Image Credits:

1. With the attention economy in full swing…
2. A marketing screenshot for the Android launcher app…
3. Screenshot from a document prepared by Brave…
4. Originally from the Birmingham Mail, this image was appropriated by a hoax news article….

image_print
  1. Particularly when it comes to Facebook, the hits just keep on coming, fast enough that I decided it’d be unwise to try to keep updating this piece during the proofing process. Editorial: Facebook, Zuckerberg’s sins now include preying on teens. (2019, February 5). The Mercury News. Retrieved from https://www.mercurynews.com/2019/02/05/editorial-facebook-2/; Angwin, J. (2016, October 21). Google has quietly dropped ban on personally identifiable web tracking. ProPublica. Retrieved from https://www.propublica.org/article/google-has-quietly-dropped-ban-on-personally-identifiable-web-tracking. []
  2. Vogt, P.J., Goldman, A., Marchetti, D., and Bennin, P. (Hosts.) (2019, January 31). Robocall: Bang bang [Podcast episode]. Reply All. Retrieved from https://www.gimletmedia.com/reply-all/135-the-robocall-conundrum#episode-player; Cox, Joseph. (2019, February 6). Hundreds of bounty hunters had access to AT&T, T-Mobile, and Sprint customer location data for years. Motherboard. Retrieved from https://motherboard.vice.com/en_us/article/43z3dn/hundreds-bounty-hunters-att-tmobile-sprint-customer-location-data-years; Valentino-DeVries, J., Singer, N., Keller, M.H., and Krolik, A. (2018, December 10). Your apps know where you were last night, and they’re not keeping it secret. The New York Times. Retrieved from https://www.nytimes.com/interactive/2018/12/10/business/location-data-privacy-apps.html []
  3. Silverman, C. (2018, October 23). Apps installed on millions of Android phones tracked user behavior to execute a multimillion-dollar ad fraud scheme. Buzzfeed. Retrieved from https://www.buzzfeednews.com/article/craigsilverman/how-a-massive-ad-fraud-scheme-exploited-android-phones-to []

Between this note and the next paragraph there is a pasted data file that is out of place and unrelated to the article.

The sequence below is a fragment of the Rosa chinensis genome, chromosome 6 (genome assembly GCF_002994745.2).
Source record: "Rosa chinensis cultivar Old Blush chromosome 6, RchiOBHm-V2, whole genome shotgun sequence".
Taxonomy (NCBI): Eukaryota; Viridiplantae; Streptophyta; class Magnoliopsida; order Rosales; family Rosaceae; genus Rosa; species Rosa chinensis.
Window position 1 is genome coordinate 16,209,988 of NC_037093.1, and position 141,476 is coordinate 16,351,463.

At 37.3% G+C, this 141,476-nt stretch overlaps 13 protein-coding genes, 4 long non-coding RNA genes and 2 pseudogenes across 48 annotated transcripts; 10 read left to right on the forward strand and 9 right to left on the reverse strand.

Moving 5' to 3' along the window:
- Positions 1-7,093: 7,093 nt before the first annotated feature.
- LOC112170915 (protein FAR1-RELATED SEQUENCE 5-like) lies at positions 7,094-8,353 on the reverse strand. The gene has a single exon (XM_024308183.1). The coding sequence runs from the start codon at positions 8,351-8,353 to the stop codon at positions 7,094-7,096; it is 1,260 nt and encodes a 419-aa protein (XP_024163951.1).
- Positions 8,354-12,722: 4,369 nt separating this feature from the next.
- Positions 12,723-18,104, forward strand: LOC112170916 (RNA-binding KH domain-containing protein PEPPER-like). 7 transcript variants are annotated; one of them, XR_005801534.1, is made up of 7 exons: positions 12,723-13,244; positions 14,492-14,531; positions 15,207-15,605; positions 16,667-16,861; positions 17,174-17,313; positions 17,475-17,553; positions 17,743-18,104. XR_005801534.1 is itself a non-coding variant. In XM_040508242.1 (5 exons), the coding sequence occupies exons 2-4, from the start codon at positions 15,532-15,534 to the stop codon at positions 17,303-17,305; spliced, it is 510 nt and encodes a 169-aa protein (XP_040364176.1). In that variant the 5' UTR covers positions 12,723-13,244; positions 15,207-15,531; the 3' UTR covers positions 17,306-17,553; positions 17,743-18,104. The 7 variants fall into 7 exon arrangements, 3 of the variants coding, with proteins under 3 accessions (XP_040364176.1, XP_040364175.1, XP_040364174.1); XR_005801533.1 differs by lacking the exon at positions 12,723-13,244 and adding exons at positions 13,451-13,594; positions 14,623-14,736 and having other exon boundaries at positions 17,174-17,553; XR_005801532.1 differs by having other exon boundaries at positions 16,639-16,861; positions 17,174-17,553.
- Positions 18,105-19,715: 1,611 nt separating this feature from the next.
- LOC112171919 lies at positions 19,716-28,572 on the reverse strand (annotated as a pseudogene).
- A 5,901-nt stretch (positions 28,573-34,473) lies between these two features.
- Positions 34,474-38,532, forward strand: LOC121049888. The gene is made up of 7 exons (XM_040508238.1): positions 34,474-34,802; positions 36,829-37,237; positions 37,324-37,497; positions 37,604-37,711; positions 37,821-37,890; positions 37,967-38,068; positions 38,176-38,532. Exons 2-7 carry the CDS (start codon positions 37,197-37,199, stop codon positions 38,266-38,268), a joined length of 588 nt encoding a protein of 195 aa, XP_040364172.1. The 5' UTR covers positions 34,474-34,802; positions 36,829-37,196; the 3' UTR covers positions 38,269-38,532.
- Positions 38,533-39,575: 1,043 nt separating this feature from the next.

4. Grieco, E. (2018, July 30). Newsroom employment dropped nearly a quarter in less than 10 years, with greatest decline at newspapers. Pew Research Center. Retrieved from http://www.pewresearch.org/fact-tank/2018/07/30/newsroom-employment-dropped-nearly-a-quarter-in-less-than-10-years-with-greatest-decline-at-newspapers []
  5. Ryan, J. (2019). The adtech crisis and disinformation [Lecture video]. Vimeo. Retrieved from https://vimeo.com/317245633. []
  6. Thoreau, H.D. (1910/1854). Walden. New York: Thomas Y. Crowell & Co., p.98 []
  7. Malthouse, E.C., Maslowska, E., and Franks, J. (2018). The role of big data in programmatic TV advertising. In V. Cauberghe, L. Hudders, and M. Eisend (Eds.), Advances in Advertising Research IX . (pp. 29–42). Wiesbaden, Germany: Springer. p. 32. []
  8. Couldry, N. and Turow, J. (2014). Advertising, big data, and the clearance of the public realm. International Journal of Communication, 8, 1710–1726. []
  9. Shane, S. (2017, January 18). From headline to photograph, a fake news masterpiece. The Washington Post. Retrieved from https://www.nytimes.com/2017/01/18/us/fake-news-hillary-clinton-cameron-harris.html. []
  10. Braun, J.A. and Eklund, J.L. (2019) Fake news, real money: Ad tech platforms, profit-driven hoaxes, and the business of journalism. Digital Journalism, 7(1), 1–21. []
  11. Fulgoni, G. (2016). Fraud in digital advertising. Journal of Advertising Research, 56(2): 122–125. []
  12. Pickard, V. (2015). America’s battle for media democracy. New York: Cambridge. []
  13. Wardle, C., and Derakhshan, H. (2017). Information disorder. Strasbourg: Council of Europe. Retrieved from https://firstdraftnews.org/wp-content/uploads/2017/11/PREMS-162317-GBR-2018-Report-de%CC%81sinformation-1.pdf []
  14. RSA. (2019). RSA data privacy & security survey [Report]. Bedford, MA: Author. []